Tipu Sultan (born Sultan Fateh Ali Sahab Tipu, 20 November 1750 – 4 May 1799), also known as the Tipu Sahib, was a ruler of the Kingdom of Mysore.
In biology, tissue is a cellular organizational level between cells and a complete organ.
Napoleon, a French military and political leader who rose to prominence during the French Revolution, was bestowed many titles and honours.
Topography is the study of the shape and features of the surface of the Earth and other observable astronomical objects including planets, moons, and asteroids.
Toulon (Provençal: Tolon (classical norm), Touloun (Mistralian norm)) is a city in southern France and a large military harbour on the Mediterranean coast, with a major French naval base.
François-Dominique Toussaint Louverture (9 May 1743 – 7 April 1803), also known as Toussaint L'Ouverture or Toussaint Bréda, was the best-known leader of the Haitian Revolution.
The Treaties of Tilsit were two agreements signed by Napoleon I of France in the town of Tilsit in July 1807 in the aftermath of his victory at Friedland.
The Treaty of Amiens (French: la paix d'Amiens) temporarily ended hostilities between the French Republic and Great Britain during the French Revolutionary Wars.
The Treaty of Campo Formio (today Campoformido) was signed on 18 October 1797 (27 Vendémiaire VI) by Napoleon Bonaparte and Count Philipp von Cobenzl as representatives of the French Republic and the Austrian monarchy, respectively.
The Treaty of Fontainebleau was a secret agreement signed on 27 October 1807 in Fontainebleau, France between King Charles IV of Spain and the French Emperor Napoleon.
The Treaty of Fontainebleau was an agreement established in Fontainebleau, France, on 11 April 1814 between Napoleon I and representatives from the Austrian Empire, Russia and Prussia.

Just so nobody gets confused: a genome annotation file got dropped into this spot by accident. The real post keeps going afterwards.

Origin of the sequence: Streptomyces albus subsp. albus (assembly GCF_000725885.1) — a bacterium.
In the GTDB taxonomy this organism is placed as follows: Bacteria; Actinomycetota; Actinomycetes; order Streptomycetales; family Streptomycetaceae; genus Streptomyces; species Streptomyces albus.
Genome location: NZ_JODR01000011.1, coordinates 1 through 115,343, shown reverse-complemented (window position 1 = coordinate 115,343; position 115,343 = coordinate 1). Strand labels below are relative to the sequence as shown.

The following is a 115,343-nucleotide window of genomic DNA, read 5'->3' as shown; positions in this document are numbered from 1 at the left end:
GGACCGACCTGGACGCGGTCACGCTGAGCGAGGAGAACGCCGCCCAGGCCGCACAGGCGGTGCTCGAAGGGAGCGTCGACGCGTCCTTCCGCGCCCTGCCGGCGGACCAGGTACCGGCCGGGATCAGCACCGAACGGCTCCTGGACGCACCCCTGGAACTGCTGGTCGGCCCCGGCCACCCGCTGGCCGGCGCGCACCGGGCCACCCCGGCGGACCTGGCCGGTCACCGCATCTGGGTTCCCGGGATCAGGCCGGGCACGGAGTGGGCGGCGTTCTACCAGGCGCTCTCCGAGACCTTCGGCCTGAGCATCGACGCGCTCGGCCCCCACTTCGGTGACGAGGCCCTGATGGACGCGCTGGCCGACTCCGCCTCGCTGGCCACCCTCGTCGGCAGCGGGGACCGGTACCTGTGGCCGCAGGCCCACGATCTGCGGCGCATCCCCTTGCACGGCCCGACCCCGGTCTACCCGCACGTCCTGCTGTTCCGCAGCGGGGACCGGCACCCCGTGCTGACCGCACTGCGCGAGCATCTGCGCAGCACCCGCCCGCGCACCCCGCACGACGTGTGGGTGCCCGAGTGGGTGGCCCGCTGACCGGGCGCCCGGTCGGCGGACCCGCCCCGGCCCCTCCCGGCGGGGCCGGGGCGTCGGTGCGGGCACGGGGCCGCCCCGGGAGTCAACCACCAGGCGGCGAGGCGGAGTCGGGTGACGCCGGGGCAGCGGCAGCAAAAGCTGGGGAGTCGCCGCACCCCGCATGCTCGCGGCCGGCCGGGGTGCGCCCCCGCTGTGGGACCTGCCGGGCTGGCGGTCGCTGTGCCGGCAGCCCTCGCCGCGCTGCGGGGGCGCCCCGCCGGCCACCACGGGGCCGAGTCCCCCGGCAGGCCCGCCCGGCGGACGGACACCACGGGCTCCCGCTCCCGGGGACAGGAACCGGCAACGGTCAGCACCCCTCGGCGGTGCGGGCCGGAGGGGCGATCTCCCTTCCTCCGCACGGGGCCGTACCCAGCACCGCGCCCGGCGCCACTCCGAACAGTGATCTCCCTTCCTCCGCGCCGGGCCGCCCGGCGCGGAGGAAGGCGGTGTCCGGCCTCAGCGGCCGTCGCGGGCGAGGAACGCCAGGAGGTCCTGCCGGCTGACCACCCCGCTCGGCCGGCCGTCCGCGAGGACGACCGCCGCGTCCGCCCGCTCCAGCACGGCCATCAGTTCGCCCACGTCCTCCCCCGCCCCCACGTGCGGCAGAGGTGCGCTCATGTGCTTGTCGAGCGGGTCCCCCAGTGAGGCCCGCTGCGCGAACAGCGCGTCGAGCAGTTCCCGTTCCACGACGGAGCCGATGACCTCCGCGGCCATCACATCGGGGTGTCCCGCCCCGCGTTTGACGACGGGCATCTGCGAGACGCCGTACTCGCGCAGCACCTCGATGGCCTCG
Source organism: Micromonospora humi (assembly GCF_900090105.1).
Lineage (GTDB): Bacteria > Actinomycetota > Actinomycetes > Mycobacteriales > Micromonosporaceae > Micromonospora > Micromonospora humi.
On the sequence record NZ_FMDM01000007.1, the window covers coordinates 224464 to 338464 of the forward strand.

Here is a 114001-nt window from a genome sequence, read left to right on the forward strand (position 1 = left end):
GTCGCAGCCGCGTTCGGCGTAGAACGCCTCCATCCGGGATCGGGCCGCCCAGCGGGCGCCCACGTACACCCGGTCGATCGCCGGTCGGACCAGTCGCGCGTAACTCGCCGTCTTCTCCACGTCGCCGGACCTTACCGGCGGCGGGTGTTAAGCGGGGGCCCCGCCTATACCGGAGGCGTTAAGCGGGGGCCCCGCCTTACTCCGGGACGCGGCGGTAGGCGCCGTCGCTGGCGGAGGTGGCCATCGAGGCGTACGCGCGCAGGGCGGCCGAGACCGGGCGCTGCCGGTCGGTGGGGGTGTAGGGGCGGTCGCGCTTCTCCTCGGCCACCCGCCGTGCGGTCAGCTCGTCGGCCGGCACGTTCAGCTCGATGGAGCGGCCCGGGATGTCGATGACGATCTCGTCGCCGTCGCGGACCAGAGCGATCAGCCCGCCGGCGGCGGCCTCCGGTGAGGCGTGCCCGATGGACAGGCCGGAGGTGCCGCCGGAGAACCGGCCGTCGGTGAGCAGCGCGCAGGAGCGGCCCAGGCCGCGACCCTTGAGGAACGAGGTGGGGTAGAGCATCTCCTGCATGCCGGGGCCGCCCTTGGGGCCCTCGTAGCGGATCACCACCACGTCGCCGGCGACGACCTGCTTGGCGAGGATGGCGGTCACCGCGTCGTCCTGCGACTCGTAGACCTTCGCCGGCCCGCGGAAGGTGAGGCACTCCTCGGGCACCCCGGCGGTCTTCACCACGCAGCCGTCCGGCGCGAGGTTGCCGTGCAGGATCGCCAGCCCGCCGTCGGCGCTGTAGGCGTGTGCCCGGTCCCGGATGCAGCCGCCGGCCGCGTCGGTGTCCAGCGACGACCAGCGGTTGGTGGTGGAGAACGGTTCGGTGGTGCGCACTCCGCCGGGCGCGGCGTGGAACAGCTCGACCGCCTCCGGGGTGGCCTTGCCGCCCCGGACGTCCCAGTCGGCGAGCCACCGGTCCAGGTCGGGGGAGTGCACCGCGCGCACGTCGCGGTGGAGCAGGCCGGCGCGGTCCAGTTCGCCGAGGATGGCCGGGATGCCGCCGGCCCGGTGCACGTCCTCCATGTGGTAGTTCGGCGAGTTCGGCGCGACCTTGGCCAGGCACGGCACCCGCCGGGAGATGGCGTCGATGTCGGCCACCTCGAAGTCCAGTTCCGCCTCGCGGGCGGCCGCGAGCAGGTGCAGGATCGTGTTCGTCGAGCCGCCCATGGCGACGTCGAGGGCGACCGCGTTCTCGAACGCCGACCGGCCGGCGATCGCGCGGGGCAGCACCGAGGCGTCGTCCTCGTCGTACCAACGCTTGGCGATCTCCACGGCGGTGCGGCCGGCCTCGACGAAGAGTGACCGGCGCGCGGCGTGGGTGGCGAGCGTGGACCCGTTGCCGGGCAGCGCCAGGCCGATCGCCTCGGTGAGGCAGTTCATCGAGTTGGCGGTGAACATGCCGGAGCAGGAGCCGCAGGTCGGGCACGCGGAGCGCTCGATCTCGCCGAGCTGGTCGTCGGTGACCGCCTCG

The Treaty of Leoben was a general armistice and preliminary peace agreement between the Holy Roman Empire and the First French Republic that ended the War of the First Coalition.
The Treaty of Lunéville was signed in the Treaty House of Lunéville on 9 February 1801.
The Treaty of Schönbrunn (Traité de Schönbrunn; Friede von Schönbrunn), sometimes known as the Peace of Schönbrunn or Treaty of Vienna, was signed between France and Austria at Schönbrunn Palace near Vienna on 14 October 1809.
The Treaty of Versailles was concluded on May 15, 1768 at Versailles between the Republic of Genoa and France.
Tuberculosis (TB) is an infectious disease usually caused by the bacterium Mycobacterium tuberculosis (MTB).
The Tuileries Palace (Palais des Tuileries) was a royal and imperial palace in Paris which stood on the right bank of the River Seine.
Tuscany (Toscana) is a region in central Italy with an area of about and a population of about 3.8 million inhabitants (2013).
A tyrant (Greek τύραννος, tyrannos), in the modern English usage of the word, is an absolute ruler unrestrained by law or person, or one who has usurped legitimate sovereignty.
Ulm is a city in the federal German state of Baden-Württemberg, situated on the River Danube.
The Ulm Campaign was a series of French and Bavarian military maneuvers and battles to outflank and capture an Austrian army in 1805 during the War of the Third Coalition.
The unification of Germany into a politically and administratively integrated nation state officially occurred on 18 January 1871, in the Hall of Mirrors at the Palace of Versailles in France.
The United Kingdom of Great Britain and Ireland was established by the Acts of Union 1800, which merged the kingdoms of Great Britain and Ireland.
The United Kingdom of the Netherlands (Verenigd Koninkrijk der Nederlanden; Royaume-Uni des Pays-Bas) is the unofficial name given to the Kingdom of the Netherlands as it existed between 1815 and 1839.
The University of North Carolina is a multi-campus public university system composed of all 16 of North Carolina's public universities, as well as the NC School of Science and Mathematics, the nation's first public residential high school for gifted students.
A usurper is an illegitimate or controversial claimant to power, often but not always in a monarchy.
Valence (Valença) is a commune in southeastern France, the capital of the Drôme department and within the Auvergne-Rhône-Alpes region.
Viaticum is a term used especially in the Catholic Church for the Eucharist (also called Holy Communion) administered, with or without Anointing of the Sick (also called Extreme Unction), to a person who is dying, and is thus a part of the Last Rites.
Victor Davis Hanson (born September 5, 1953) is an American classicist, military historian, columnist, and farmer.
Victor Emmanuel II (Vittorio Emanuele Maria Alberto Eugenio Ferdinando Tommaso di Savoia; 14 March 1820 – 9 January 1878) was King of Sardinia from 1849 until 17 March 1861.